They have handled similar situations the only way they know (( how -- with class.
One is rich, famous and a future Hall of Famer.
The other is a senior at Howard High.
Say hello to Cal Ripken and Rachel Grantham.
"Cal Ripken would rather be playing shortstop, there's no doubt about it," said Howard coach Dave Vezzi. "But Cal's playing third base and helping his team. Rachel's the same way. She's not going to come out and say, 'I don't want to play second base, I want to be pitching.' She's going to help the team whatever way she can, and if playing second base is where she's going to help, that's what she'll do."
If Grantham, a four-year starter for the 11th-ranked Lions (6-1), could play any position on the field, it would be pitcher. She likes the control it offers, and the discipline and strategic mind it takes to be effective.
"It's like a power position," Grantham said.
Grantham pitched all but two games last year for the Lions, who reached the state semifinals for the first time in school history. Only an injury kept her off the mound.
This season, however, is different. Although she has thrown in four games, including complete outings against Hammond and Long Reach, Grantham is not pitching against stronger teams. She's at second base, a position she played as a freshman.
"It was definitely tough on her because she loves to pitch," said Howard first baseman Lisa Foster, who co-captains the team with Grantham, her best friend. "But she's accepted it. She always puts the team ahead of herself."
And that is what Vezzi asked her to do.
"Rachel worked real hard [throughout the year] on her pitching, and I can understand, like any kid who puts that much time into something, that she would rather show what she's accomplished by pitching as opposed to playing second base," Vezzi said. "But we're a better team with her at second base and Kelly [O'Neill] pitching."
Grantham, a National Honor Society student with a 3.8 grade-point average, likes and trusts Vezzi. She insists she is comfortable with his decision.
"If the team is stronger with me at second base, that's where he should put me," she said. "I'm not going to complain about it. I like second base, too."
And she's very good at it. "She's made some great plays this year," Vezzi said. "I think she's the smoothest second baseman I've seen this year."
Grantham, who played slow pitch until she came to Howard, played a few infield positions her freshman season. As for pitching, Grantham said she "couldn't hit the broad side of a barn."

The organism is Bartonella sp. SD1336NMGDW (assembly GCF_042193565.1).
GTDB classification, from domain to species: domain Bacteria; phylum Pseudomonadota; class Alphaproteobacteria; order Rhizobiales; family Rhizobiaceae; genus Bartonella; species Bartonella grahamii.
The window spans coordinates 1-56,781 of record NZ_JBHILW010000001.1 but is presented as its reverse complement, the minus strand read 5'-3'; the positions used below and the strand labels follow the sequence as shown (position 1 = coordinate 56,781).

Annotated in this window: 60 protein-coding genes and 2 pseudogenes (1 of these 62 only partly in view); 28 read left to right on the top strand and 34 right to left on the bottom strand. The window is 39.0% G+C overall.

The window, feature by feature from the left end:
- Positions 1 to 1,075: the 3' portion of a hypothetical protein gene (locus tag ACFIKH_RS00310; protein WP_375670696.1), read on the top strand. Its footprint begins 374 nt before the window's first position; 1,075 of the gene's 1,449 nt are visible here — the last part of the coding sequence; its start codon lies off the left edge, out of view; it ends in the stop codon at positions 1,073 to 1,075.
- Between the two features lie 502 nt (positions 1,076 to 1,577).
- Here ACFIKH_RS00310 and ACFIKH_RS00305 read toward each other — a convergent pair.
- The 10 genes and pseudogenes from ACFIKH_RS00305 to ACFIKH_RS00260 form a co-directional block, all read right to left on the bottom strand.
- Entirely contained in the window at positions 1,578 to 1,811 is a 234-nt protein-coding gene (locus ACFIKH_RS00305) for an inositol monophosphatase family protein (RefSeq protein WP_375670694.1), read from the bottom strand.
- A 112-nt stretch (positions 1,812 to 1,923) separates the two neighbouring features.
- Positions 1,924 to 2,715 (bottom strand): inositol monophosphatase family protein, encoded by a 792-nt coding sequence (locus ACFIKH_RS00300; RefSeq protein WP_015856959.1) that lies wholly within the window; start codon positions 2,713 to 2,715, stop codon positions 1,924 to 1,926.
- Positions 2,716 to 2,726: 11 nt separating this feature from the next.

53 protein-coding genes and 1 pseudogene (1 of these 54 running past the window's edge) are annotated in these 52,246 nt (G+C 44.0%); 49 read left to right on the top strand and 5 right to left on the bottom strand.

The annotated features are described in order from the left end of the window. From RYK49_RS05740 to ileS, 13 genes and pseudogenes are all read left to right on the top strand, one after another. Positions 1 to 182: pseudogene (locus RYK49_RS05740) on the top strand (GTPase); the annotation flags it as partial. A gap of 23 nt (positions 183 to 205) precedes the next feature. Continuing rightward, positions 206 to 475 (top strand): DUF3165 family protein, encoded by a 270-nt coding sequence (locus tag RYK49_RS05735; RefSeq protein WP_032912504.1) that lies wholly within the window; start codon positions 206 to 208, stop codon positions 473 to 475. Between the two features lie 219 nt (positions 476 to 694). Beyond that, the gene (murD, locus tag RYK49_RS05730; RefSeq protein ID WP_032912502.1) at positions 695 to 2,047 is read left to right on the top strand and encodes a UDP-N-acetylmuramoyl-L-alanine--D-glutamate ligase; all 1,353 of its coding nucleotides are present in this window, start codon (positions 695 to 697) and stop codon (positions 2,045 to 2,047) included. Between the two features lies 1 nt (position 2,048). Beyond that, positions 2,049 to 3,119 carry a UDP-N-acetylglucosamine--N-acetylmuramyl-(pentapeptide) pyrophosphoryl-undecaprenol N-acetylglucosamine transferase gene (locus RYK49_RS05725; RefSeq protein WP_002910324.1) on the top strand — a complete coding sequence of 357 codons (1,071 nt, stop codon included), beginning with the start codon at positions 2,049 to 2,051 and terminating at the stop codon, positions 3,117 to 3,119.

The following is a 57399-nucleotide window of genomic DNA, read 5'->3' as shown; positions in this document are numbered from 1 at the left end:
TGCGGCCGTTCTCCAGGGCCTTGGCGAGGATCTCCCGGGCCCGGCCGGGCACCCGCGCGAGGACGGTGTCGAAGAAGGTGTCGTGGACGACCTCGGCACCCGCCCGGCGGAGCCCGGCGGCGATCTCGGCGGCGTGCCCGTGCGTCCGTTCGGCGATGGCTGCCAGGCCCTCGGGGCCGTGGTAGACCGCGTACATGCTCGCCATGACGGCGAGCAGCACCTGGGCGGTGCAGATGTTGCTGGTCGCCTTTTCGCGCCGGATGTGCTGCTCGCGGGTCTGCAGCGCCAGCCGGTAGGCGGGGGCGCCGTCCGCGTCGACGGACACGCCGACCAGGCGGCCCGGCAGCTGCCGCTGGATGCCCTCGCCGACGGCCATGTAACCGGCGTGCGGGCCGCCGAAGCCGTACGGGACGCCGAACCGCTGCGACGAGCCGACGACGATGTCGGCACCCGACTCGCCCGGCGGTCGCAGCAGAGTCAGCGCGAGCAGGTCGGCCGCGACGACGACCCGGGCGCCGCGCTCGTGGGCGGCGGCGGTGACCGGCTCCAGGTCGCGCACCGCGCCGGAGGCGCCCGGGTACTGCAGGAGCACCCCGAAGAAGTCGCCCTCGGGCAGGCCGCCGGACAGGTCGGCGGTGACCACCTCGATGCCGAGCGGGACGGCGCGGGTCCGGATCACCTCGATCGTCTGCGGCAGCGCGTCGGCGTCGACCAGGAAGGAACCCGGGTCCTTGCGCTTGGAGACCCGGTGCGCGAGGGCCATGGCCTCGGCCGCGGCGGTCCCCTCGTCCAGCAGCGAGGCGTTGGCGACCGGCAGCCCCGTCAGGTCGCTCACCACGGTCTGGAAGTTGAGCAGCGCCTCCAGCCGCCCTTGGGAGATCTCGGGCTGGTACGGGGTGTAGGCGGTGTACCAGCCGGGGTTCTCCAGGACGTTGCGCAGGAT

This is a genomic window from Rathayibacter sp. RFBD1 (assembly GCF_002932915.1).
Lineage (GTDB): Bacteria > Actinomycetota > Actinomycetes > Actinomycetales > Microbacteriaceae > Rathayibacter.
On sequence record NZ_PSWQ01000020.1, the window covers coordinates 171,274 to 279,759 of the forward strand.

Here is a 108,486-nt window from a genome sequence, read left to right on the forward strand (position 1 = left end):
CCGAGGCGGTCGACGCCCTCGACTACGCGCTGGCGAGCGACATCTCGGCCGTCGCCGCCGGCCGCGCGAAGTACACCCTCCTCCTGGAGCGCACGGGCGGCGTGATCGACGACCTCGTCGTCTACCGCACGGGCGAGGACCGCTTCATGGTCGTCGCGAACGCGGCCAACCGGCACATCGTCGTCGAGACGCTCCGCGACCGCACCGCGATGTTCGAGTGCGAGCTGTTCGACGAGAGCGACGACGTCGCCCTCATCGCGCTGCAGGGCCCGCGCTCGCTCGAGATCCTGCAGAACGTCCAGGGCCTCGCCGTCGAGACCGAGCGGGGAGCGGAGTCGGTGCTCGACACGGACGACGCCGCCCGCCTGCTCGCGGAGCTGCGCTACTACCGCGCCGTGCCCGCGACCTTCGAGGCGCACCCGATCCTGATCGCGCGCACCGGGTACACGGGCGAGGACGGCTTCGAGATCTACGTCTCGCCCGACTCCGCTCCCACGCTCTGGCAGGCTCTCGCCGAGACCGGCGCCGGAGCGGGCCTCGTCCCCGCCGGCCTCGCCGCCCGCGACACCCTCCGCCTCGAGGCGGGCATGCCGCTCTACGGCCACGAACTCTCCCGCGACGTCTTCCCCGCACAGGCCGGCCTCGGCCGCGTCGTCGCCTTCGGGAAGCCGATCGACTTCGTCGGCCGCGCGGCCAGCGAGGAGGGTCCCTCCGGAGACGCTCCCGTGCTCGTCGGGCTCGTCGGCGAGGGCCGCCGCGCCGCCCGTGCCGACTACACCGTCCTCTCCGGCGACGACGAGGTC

After her freshman season, Grantham and Vezzi decided she should concentrate on becoming a pitcher. The team needed one, and Grantham wanted to try something new and enjoyed the challenge.
"She's the kind of kid I knew would work hard and do things on her own," Vezzi said. "She had a pretty decent arm and was willing to work at it."
Grantham became the team's top pitcher late in her sophomore season after sharing the duties with Omi Moore. Grantham's father, Rich, started a fastpitch league in the Elkridge Youth Organization following her sophomore year and she pitched for his team.
Grantham, who's taking Spanish 7 at Howard and plans to major in foreign language at Winthrop (S.C.) College, can throw five different pitches: fastball, curveball, changeup, drop and rise. Her strength is accuracy; she is not overpowering.
O'Neill, a sophomore who plays second when Grantham pitches, throws harder. And she's maturing rapidly. "Kelly has come on and has shown she can pitch in big games," said Vezzi.
Grantham stands only 5 feet, but her teammates look up to her.
"They respect her, and she's definitely earned that respect," Vezzi said. "She definitely plays beyond her size, that's for sure."
And as for not pitching all the time, Grantham, who is hitting .300, said, "it's not really a big deal. I didn't come here expecting to pitch. I'm just happy to play. It's been a great experience to play for Howard."
Pub Date: 4/12/97